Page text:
6: Not being able to find your bike  

We addressed transition layout in No 2, but this specific point deserves some special attention. When you exit the water, it’s not unusual to feel a little discombobulated after the exertions of the swim and blood rush of standing upright. As such, T1 can look unfamiliar territory and if you cannot immediately spot your bike, panic can set in. Walking transition before the start should solve this and while you are not officially allowed to mark your racking spot (eg. with a helium balloon), it’s worth taking note of a fixed landmark or reminding yourself of your most striking piece of kit to help.

Beat dizziness after the swim

   

7: Unnecessary penalties

While most of us will be racing for fun, it’s important to abide by the rules as they are in place not simply to satisfy over-officious marshals, but to keep you safe. Always wearing your securely-fastened bike helmet whenever you are in contact with your bike is the golden one to observe. That means clipping up before you remove your bike in T1, and not unclipping before it is safely stowed in T2. Take note of the mount and dismount lines too. You won’t save any time by jumping on too early or stopping too late, and you’ll run the risk of a needless penalty. 

8: Attempting a flying mount when you haven't practised it

You’ll see plenty of triathletes start the bike ride with their shoes already on the pedals and effortlessly hop aboard. There’s one reason for this: practice.

Done correctly, it’s the most efficient way of starting triathlon’s second leg, but it should be second-nature before trying it in a race – otherwise you run the risk of losing a lot of time or even worse… injury.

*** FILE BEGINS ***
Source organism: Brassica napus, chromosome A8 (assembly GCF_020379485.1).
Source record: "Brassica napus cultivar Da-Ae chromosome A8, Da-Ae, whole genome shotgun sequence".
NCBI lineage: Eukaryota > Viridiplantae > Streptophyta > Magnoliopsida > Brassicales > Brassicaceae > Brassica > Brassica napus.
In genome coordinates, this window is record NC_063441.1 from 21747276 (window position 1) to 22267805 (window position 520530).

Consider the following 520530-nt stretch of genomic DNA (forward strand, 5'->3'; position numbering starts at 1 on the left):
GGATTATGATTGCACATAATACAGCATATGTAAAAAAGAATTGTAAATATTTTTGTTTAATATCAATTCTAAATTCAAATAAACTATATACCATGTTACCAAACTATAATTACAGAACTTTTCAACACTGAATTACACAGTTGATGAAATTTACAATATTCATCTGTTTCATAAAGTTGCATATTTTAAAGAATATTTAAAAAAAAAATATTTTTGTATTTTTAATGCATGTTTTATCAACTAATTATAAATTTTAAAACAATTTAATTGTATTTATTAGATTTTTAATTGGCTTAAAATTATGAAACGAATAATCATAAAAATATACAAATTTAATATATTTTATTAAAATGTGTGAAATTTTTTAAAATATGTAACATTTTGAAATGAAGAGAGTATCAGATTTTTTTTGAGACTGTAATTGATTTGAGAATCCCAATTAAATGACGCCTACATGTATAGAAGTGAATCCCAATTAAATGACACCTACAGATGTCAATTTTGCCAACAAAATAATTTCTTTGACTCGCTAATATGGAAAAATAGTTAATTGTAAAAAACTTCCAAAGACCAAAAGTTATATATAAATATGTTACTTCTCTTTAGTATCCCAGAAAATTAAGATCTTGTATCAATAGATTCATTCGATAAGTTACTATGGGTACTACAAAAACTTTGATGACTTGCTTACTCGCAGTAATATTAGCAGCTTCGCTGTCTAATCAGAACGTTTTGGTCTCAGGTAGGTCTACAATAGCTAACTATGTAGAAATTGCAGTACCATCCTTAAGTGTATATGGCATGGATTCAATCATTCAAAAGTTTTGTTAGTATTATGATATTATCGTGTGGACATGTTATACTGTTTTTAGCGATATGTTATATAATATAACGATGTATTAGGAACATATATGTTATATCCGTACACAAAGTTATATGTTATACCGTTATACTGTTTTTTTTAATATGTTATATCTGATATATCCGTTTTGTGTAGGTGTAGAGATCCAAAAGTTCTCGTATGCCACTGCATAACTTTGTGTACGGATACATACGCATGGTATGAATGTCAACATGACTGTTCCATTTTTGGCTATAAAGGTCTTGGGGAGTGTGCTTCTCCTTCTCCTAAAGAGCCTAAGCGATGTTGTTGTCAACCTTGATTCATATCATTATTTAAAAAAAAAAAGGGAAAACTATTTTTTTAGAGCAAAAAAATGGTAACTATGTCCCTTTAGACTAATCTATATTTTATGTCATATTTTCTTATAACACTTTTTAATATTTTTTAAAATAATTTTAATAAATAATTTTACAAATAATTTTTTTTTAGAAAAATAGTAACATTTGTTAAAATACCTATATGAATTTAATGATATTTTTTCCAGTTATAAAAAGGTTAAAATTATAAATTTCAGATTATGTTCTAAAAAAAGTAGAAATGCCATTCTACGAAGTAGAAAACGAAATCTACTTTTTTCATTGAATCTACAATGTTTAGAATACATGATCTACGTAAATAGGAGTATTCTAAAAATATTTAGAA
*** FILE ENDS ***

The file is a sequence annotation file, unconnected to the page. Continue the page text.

How to mount and dismount your bike smoothly in transition

   

9: Not clearing transition boxes or bags away

This is a basic housekeeping point. When setting up before the race, it’s often a good idea to bring kit in a plastic box or bag. But once decanted, rather than leave the empty vessel cluttering up transition, it should be removed. If you don’t, you might find an official stepping in to move it once the race has started.

10: Leaving it too late

Finally, don’t leave everything until the last minute. If you come from a single sport background, you can be surprised by the logistical demands of triathlon. Rushing to make the start not only raises the chances of making a mistake or forgetting something, it also raises your stress levels before the start. Err on the side of caution. It’s better to be waiting around before the race than rushing because transition is being closed.

You can subscribe to 220 Triathlon magazine here

Related

Chrissie W on how to tackle transitions

Top triathlon transition tips

Two triathlon transition drills to practise for race season


 
 

Daily deals from top retailers

We'd love you to add a comment! Please login or take half a minute to register as a free member

Back to the top